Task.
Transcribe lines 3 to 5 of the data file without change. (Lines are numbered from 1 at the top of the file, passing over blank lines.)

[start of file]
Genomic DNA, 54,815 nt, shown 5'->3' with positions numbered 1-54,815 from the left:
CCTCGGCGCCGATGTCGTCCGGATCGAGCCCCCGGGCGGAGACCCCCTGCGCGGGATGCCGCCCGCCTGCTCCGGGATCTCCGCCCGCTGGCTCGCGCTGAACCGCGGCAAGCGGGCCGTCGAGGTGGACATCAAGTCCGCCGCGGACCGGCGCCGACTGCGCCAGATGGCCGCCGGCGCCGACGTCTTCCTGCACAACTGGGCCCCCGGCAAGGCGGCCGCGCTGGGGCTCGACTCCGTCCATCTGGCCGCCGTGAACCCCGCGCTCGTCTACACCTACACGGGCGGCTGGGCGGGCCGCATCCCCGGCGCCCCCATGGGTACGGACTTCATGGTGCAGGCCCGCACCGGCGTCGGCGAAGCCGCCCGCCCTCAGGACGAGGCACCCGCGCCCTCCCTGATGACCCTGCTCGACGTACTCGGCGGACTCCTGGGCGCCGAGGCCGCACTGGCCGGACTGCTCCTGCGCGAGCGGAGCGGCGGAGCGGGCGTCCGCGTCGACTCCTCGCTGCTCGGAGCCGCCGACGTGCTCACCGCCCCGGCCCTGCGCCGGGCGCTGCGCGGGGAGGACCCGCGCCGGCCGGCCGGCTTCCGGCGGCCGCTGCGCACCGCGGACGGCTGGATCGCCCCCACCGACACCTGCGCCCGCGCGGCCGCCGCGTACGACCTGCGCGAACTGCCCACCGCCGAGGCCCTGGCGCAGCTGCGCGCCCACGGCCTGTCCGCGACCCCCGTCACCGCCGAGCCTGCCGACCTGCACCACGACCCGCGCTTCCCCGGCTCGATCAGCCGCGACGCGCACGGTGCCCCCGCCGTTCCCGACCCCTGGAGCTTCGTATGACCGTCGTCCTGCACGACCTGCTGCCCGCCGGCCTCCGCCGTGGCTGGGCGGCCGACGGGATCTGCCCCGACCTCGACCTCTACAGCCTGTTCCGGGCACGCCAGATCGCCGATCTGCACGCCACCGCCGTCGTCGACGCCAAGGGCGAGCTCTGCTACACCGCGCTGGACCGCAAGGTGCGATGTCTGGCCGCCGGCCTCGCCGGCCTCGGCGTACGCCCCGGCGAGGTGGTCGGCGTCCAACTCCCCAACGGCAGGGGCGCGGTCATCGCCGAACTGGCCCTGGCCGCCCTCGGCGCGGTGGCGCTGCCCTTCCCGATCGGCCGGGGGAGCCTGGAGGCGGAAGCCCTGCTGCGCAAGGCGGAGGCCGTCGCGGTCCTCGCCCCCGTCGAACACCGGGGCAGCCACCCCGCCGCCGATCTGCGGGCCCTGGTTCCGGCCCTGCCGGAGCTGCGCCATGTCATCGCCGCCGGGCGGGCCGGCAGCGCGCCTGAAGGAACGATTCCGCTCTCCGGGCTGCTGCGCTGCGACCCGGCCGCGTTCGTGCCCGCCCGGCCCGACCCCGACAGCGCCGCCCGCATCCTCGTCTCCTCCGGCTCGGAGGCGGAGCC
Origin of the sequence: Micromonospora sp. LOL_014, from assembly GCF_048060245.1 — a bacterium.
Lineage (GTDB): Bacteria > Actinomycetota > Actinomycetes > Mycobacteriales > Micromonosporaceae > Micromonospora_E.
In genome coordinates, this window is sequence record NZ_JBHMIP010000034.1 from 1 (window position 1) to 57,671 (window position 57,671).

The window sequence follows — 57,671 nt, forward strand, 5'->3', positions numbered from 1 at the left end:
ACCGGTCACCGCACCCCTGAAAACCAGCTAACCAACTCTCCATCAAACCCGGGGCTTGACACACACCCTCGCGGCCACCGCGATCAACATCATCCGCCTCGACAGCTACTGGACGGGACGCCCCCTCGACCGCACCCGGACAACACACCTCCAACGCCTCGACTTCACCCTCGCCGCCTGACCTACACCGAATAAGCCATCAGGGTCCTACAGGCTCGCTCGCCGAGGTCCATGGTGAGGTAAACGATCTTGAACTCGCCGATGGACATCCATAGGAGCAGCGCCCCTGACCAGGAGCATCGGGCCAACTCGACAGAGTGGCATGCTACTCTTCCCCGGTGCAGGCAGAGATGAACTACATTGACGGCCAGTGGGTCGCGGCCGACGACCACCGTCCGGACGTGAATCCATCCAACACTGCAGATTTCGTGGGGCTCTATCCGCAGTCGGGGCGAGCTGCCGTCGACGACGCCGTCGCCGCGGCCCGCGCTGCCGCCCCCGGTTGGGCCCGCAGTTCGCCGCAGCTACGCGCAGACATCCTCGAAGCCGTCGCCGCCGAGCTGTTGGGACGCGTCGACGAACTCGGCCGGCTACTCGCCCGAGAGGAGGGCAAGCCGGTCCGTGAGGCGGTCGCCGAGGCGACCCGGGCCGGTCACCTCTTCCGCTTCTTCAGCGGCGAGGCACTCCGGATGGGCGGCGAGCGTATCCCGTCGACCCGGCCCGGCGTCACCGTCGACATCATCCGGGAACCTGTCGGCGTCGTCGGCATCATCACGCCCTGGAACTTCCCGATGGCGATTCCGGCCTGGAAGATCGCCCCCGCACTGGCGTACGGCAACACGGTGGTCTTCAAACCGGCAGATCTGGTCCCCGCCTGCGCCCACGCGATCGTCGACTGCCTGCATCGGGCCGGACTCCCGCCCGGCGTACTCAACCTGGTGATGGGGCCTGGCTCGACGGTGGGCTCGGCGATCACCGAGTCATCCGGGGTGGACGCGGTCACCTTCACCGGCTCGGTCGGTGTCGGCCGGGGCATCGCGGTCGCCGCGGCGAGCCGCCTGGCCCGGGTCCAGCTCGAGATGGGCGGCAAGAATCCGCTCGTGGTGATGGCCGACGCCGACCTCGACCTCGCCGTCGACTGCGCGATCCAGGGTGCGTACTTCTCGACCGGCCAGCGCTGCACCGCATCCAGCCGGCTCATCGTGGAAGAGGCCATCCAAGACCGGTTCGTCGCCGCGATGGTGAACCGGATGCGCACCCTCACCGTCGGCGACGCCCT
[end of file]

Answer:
Origin of the sequence: Micromonospora sp. LOL_014, from assembly GCF_048060245.1 — a bacterium.
Lineage (GTDB): Bacteria > Actinomycetota > Actinomycetes > Mycobacteriales > Micromonosporaceae > Micromonospora_E.
In genome coordinates, this window is sequence record NZ_JBHMIP010000034.1 from 1 (window position 1) to 57,671 (window position 57,671).